Sci/tech

Researchers develop efficient solar power devices
July 11, 2008 08:42 AM - Reuters

Using sheets of glass covered with organic dyes, scientists have devised an efficient and practical solar power device that they believe can help make this clean, renewable energy source more affordable.

Carbon Sciences: Turning Carbon Emissions into "GreenCarbon"
July 10, 2008 09:49 AM - , Triple Pundit

A small startup based in Santa Barbara, California is testing an alternative to carbon sequestration that, in a sense (perhaps more poetic than scientific), turns the second law of thermodynamics – entropy – on its head by taking waste CO2 and tailings from mining operations and turning the mix into materials of a “higher order” for use in a variety of industrial, agricultural, and environmental applications.

Game theory could save the world
July 10, 2008 09:40 AM - , Environmental Health News

New hope that people around the world can work together to combat global warming has come from a new theoretical study.

Some Plants Can Adapt To Widespread Climate Change
July 9, 2008 09:35 AM - Syracuse University.

While many plant species move to a new location or go extinct as a result of climate change, grasslands clinging to a steep, rocky dale-side in Northern England seem to defy the odds and adapt to long-term changes in temperature and rainfall, according to a new study by scientists from Syracuse University and the University of Sheffield (United Kingdom) published online in the July 7 issue of the Early Edition of the Proceedings of the National Academy of Sciences (PNAS).

Cow burps help Argentines study climate change
July 9, 2008 09:28 AM - Reuters

Argentine scientists are taking a novel approach to studying global warming -- strapping plastic tanks to the backs of cows to collect their burps. Researchers say the slow digestive system of cows makes them a producer of methane, a potent greenhouse gas that gets far less public attention than carbon dioxide in efforts to fight global warming.

Global warming will push Russia to destruction
July 8, 2008 11:02 AM - Reuters

Global warming will sow destruction across Russia and ex-Soviet states, a report said on Tuesday after the world's richest countries issued targets on harmful emissions that environmentalists criticized as too soft. The 52-page report -- written by green group WWF and British charity Oxfam -- described a grim picture of social, ecological and economic collapse in the world's biggest country and its former empire unless the world took urgent action.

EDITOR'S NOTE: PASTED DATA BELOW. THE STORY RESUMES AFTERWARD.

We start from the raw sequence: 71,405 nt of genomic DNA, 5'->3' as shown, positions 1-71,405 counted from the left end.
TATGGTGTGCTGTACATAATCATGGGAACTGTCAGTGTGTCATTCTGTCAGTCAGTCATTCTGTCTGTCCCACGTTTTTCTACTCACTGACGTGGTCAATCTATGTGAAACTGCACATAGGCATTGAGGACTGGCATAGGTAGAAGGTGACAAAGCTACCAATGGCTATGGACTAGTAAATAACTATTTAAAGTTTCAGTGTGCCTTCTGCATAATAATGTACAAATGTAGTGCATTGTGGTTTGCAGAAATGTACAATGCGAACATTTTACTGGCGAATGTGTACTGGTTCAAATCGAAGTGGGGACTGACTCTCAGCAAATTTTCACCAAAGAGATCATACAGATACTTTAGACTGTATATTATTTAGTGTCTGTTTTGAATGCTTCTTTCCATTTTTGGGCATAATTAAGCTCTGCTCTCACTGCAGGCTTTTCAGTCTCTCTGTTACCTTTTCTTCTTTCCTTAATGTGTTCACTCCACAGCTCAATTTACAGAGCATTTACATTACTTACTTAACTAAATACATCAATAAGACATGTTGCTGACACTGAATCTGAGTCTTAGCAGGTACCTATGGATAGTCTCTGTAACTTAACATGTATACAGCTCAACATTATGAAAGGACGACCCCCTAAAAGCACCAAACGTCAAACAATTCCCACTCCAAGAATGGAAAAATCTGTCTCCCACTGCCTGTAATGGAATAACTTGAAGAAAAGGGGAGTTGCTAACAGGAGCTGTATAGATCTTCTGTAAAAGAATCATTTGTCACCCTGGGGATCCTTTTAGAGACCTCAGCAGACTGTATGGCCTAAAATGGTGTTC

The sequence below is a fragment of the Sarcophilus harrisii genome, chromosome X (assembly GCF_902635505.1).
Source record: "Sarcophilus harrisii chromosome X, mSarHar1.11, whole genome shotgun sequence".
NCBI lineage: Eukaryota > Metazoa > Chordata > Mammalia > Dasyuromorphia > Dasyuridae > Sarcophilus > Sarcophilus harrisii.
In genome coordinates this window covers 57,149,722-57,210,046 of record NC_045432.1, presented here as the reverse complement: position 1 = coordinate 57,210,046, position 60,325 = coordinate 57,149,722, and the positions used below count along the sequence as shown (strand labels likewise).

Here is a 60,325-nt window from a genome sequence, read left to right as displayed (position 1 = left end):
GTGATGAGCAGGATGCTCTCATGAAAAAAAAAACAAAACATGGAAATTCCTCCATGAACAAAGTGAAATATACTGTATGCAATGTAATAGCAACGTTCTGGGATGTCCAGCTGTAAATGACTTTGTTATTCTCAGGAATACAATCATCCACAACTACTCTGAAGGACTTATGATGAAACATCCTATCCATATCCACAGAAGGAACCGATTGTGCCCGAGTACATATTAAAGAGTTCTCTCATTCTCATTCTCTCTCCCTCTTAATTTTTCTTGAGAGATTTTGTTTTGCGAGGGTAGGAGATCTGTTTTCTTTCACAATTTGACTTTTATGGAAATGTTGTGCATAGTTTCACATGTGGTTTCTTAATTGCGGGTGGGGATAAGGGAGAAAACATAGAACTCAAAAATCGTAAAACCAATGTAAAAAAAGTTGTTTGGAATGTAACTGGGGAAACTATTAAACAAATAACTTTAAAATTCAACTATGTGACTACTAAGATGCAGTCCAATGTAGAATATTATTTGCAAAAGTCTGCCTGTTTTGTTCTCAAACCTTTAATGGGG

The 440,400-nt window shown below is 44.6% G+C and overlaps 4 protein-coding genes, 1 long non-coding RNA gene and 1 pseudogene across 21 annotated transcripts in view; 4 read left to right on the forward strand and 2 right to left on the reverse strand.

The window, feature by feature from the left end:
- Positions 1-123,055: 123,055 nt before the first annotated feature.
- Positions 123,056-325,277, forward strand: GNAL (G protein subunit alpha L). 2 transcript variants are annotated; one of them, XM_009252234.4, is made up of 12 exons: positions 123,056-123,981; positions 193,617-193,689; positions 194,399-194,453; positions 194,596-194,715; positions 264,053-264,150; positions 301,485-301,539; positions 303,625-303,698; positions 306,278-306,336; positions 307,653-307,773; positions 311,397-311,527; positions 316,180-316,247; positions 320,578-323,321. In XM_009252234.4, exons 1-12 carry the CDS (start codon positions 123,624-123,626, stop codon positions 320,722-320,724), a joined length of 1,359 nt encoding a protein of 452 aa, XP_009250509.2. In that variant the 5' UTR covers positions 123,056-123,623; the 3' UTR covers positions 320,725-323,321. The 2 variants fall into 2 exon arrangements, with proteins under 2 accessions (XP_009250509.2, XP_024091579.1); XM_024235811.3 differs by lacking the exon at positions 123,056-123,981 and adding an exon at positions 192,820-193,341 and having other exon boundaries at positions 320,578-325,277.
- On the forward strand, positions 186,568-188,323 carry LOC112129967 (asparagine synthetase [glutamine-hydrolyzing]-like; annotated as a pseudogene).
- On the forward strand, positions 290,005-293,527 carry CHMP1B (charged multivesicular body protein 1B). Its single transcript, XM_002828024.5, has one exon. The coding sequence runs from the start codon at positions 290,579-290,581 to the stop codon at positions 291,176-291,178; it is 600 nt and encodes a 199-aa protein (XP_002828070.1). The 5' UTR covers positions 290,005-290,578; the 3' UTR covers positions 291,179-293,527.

Rare hydrogen producing microorganism may help unlock tomorrow's hydrogen economy
July 8, 2008 10:10 AM - Virginia Tech

An ancient organism from the pit of a collapsed volcano may hold the key to tomorrow's hydrogen economy. Scientists from across the world have formed a team to unlock the process refined by a billions-year old archaea. The U.S. Department of Energy Joint Genome Institute will expedite the research by sequencing the hydrogen-producing organism for comparative genomics.

Nature Reserves Attract Humans, But At A Cost To Biodiversity
July 7, 2008 10:21 AM - University of California - Berkeley.

Rather than suppressing local communities in developing nations, nature reserves attract human settlement, according to a new study by researchers at the University of California, Berkeley. In an analysis of 306 rural protected areas in 45 countries in Africa and Latin America, the researchers found that, on average, the rate of human population growth along the borders of protected areas was nearly twice that of neighboring rural areas.

Wasps use parasitic mites as baby bodyguards
July 7, 2008 09:44 AM - New Scientist

Parents will go a long way to protect their children, and one type of wasp goes as far as offering a home to a parasitic mite that helps fight off intruders at its nest. After breeding, potter wasps (Allodynerus delphinalis) build a nest and lay eggs inside cavities that contain food and are sealed with mud and saliva. But the insect's offspring are threatened by parasitic wasps that try to invade the nest and lay their eggs inside the cavities. This kills the baby potter wasp in the process.

Surprisingly rapid changes in the Earth's core discovered
July 7, 2008 09:40 AM - Helmholtz Association of German Research Centres

In a recent paper published in Nature Geoscience (*), the geophysicist Mioara MANDEA from the GFZ German Research Centre for Geosciences, Potsdam and her Danish colleague Nils OLSEN from the National Space Institute/DTU Copenhagen, have shown that motions in the fluid in the Earth’s core are changing surprisingly fast, and that this, in turn, effects the magnetic field of our Planet.

First | Previous | 337 | 338 | 339 | 340 | 341 | Next | Last